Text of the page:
EGU General Assembly 2020
© Author(s) 2021. This work is distributed under
the Creative Commons Attribution 4.0 License.

Temporal shifts in erosion provenance through multiple earthquake cycles

Jin Wang1,2, Jamie Howarth3, Erin McClymont2, Alexander Densmore2, Sean Fitzsimons4, Thomas Croissant2, Darren Gröcke5, Martin West2, Erin Harvey2, Nicole Frith2, Mark Garnett6, and Robert Hilton2
Jin Wang et al.
  • 1Institute of Earth Environment, Chinese Academy of Sciences, China (
  • 2Department of Geography, Durham University, Durham, UK
  • 3School of Geography, Environment and Earth Science, Victoria University of Wellington, Wellington, New Zealand
  • 4School of Geography, University of Otago, Dunedin, New Zealand
  • 5Department of Earth Sciences, Durham University, Durham, UK
  • 6NERC Radiocarbon Facility, Rankine Avenue, East Kilbride, Glasgow, UK

Landslides are a dominant mechanism of erosion in mountain landscapes. Widespread triggering of landslides by large storms or earthquakes can lead rapid changes in short-term erosion rates. If landslides occur repeatedly in particular parts of a mountain range, then they will dominate the evolution of that section of the landscape and could leave a fingerprint in the topography. Despite this recognition, it has proved difficult to examine shifts in the focus of landslide erosion through time, mainly because remote sensing approaches from single events to a few decades at most. Here we turn to the depositional record of past erosion, attempting to track landslide occurrence and the provenance of eroded material using a novel combination of the isotopic and molecular composition of organic matter (bulk C and N isotopes, molecular abundance and isotopic composition) deposited in Lake Paringa, fed by catchments proximal to the Alpine Fault, New Zealand. In the modern day forest, we find correlations between elevation, soil depth and the bulk δ13C values of the organic matter and the carbon preference index of n-alkanes. We find large shifts in these measurements in the lake core. Using an empirical model based on modern soil samples we suggest that the erosion provenance shifts dramatically after each of four large Alpine Fault earthquakes in the last one thousand years. These shifts in inferred erosion altitude match shifts in the hydrogen isotope composition of long-chain n-alkanes (plant wax biomarkers) and the inferred shifts in depth track changes in organic matter radiocarbon activity and nitrogen isotope composition, lending support to our model. The combination of bulk isotopic composition and biomarker ratios has the potential to track erosion provenance in other settings. In the Lake Paringa record, we find that post-seismic periods eroded organic matter from a mean elevation of 722 +329/-293 m at the headwaters of source catchments and supplied 43% of the sediment in the core, while inter-seismic periods sourced organic matter primarily from lower elevations (459 +256/-226 m). These results demonstrate that repeated large earthquake consistently focus erosion at high elevations, while inter-seismic periods appear less effective at modifying the highest parts of the topography.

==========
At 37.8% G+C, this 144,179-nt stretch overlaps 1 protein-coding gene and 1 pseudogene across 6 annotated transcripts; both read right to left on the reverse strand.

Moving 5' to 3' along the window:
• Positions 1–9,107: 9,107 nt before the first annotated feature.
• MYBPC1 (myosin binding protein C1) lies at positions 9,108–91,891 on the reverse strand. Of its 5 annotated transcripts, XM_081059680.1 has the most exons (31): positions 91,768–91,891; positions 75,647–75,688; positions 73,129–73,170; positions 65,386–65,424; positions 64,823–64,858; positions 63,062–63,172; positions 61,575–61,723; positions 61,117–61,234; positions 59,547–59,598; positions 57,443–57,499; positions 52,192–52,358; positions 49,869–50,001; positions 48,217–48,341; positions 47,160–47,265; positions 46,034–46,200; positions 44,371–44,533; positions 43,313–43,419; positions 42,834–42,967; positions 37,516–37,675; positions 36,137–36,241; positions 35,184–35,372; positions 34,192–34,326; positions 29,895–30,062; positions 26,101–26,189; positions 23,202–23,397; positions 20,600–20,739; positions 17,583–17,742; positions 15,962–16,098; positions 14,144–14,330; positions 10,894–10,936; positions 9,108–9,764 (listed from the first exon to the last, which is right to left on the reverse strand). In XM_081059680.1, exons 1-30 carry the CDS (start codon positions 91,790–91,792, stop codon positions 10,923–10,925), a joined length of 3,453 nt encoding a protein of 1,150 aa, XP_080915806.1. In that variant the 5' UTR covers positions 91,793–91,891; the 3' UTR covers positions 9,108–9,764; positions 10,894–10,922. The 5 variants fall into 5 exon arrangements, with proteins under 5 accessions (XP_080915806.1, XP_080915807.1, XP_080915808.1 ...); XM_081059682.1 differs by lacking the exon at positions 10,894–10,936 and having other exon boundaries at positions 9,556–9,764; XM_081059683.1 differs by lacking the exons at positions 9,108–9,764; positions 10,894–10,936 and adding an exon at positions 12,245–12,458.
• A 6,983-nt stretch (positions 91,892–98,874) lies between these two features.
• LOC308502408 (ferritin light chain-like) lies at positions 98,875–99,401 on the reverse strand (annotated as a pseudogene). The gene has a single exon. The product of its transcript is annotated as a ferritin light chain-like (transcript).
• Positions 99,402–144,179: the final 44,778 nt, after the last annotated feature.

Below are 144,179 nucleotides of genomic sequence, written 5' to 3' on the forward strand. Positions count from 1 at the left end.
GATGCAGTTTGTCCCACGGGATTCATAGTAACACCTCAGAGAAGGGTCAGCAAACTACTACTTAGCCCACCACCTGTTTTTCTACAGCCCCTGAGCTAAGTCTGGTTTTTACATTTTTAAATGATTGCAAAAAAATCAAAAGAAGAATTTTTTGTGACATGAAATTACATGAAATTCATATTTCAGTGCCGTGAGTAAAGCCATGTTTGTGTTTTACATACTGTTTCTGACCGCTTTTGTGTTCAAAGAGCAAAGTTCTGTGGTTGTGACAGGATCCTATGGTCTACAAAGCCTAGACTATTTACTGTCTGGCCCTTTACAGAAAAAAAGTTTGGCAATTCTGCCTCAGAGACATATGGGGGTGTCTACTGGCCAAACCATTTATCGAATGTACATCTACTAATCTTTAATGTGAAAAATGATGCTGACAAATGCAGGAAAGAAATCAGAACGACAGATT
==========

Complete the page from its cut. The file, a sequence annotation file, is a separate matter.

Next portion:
How to cite: Wang, J., Howarth, J., McClymont, E., Densmore, A., Fitzsimons, S., Croissant, T., Gröcke, D., West, M., Harvey, E., Frith, N., Garnett, M., and Hilton, R.: Temporal shifts in erosion provenance through multiple earthquake cycles, EGU General Assembly 2020, Online, 4–8 May 2020, EGU2020-9817,, 2020


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